On Tuesday my wife and I attended opening night of “Hedwig and the Angry Inch” at the Durham Performing Arts Center. It was quite a different experience from the other musicals I have scene to date. It is put on as if it were an actual rock concert. In some ways it felt like a one-person show with the very talented Euan Morton playing the title role of Hedwig – a genderqueer rock singer who uses the “concert” to tell the audience her story filled with pain, rejection, and ultimately redemption. She is joined on stage by only one other character
It is a story that will take you to uncomfortable places at times. Its the tale of Hansel, a “slip of a boy” from East Berlin escapes from behind the Iron Curtain by becoming a woman and marrying an American soldier. The sex-change operation is botched as Hansel transforms into Hedwig with a scarred “angry inch” where his penis used to be. After escaping to America Hedwig is abandoned by his husband, but falls for another boy who, like Hedwig has musical aspirations. This relationship also ends painfully with Hedwig feeling abandoned and betrayed.
Hedwig’s tells her story through a monologue interspersed between musical numbers. Meanwhile all this takes place upon a stage that recycles a set depicting a war damaged scene from a fictional “hurt locker” performance that supposedly took the stage the night before. The carnage of the set is a reflection of Hedwig’s damaged past.
The only other character who shares the stage with Hedwig throughout the show is her assistant, back-up singer and husband, Yitzhak, played by Hannah Corneau. Yitzak is a former drag queen that has a toxic codependent relationship with Hedwig. Hedwig verbally abuses Yitzak throughout the evening, and it becomes clear that she is threatened by his natural talent, which she fears eclipses her own.
Like I said, this show is different. Throughout the performance Hedwig breaks down the “4th wall” of theater and speaks directly to the audience. At times even coming off the stage to interact with people in the front row of the theater. The performance is sprinkled with local flavor such as referencing Hedwig’s former lover performing next door at the Durham Bulls Athletic Park. There are even a few jabs at local politics and House Bill 2 as Hedwig laments not being able to use the restroom since arriving in NC.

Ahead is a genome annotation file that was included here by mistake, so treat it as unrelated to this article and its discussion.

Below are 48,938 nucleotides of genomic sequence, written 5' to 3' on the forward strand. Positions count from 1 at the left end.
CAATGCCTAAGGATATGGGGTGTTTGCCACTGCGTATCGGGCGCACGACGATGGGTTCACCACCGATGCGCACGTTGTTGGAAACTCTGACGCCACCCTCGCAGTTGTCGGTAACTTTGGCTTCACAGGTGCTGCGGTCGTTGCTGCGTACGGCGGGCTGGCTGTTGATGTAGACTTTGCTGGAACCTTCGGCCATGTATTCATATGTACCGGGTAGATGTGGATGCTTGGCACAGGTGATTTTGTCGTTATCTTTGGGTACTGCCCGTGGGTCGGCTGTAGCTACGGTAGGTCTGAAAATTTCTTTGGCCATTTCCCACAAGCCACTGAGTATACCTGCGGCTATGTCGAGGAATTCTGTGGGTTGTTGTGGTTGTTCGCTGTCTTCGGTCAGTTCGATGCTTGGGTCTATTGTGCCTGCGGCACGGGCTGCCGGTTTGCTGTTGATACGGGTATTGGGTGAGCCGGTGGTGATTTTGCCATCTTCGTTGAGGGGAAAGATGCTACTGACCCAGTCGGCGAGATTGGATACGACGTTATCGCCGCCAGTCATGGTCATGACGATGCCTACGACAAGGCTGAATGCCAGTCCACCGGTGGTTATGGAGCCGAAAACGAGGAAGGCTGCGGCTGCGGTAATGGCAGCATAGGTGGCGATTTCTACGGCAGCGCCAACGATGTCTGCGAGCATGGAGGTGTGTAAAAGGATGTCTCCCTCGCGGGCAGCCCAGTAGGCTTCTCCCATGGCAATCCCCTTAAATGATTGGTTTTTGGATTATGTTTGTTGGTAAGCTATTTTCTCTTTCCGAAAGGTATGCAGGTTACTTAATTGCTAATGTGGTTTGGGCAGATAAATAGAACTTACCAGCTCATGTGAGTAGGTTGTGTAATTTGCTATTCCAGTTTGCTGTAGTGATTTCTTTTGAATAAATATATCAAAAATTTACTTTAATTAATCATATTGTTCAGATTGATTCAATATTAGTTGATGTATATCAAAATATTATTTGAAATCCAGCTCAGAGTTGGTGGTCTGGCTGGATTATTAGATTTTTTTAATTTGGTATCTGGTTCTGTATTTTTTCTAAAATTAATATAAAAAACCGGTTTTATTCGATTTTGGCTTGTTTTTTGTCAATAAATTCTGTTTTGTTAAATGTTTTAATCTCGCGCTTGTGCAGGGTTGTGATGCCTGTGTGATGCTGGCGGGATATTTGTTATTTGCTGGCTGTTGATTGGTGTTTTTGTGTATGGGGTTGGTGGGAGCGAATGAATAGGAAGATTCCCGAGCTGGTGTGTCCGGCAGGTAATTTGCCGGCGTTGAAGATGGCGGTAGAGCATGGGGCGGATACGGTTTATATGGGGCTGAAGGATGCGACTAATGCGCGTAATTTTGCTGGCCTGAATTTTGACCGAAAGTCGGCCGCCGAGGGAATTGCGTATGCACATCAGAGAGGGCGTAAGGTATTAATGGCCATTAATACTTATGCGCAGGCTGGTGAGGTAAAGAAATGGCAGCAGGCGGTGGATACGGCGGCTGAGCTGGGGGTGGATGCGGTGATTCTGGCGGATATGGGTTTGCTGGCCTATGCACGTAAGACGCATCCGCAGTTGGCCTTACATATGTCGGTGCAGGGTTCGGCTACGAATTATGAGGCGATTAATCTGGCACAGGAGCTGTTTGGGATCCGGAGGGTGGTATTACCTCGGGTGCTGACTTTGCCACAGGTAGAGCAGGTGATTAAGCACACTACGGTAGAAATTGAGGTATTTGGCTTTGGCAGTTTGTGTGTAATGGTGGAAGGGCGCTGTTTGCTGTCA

A few things you should know before heading into the show. It hits on some pretty mature topics. While I think these are important issues for society to talk about it may not be suitable for younger audiences. Also, it runs 90 minutes without an intermission. Again, the format is concert like and not your typical musical. The music is glam rock in nature. There is no pit band, the musicians are right there on the stage as part of the show and completing the concert like atmosphere. The show can be loud, bright, and even a bit shocking at times, as Hedwig becomes increasingly unhinged as the story progresses until a wonderful transformation as the shows end draws nears breathes a sense of hope, change and acceptance.
Morton and Corneau deliver powerful performances. I’ve never seen a production with just two characters on stage. It can’t be easy carrying the weight of a show like that, and they make it look effortless pouring themselves into their roles. This is a show that will make you think. Maybe about things you never even considered important before. It may not be a story everyone is ready to hear, but it is a story that our increasingly open society can’t afford to ignore if we all want to move forward recognizing the struggles some go through to achieve acceptance.
“Hedwig and the Angry Inch” shows through this Sunday, February 5th at DPAC. For tickets visit https://www.dpacnc.com/events/detail/hedwig-the-angry-inch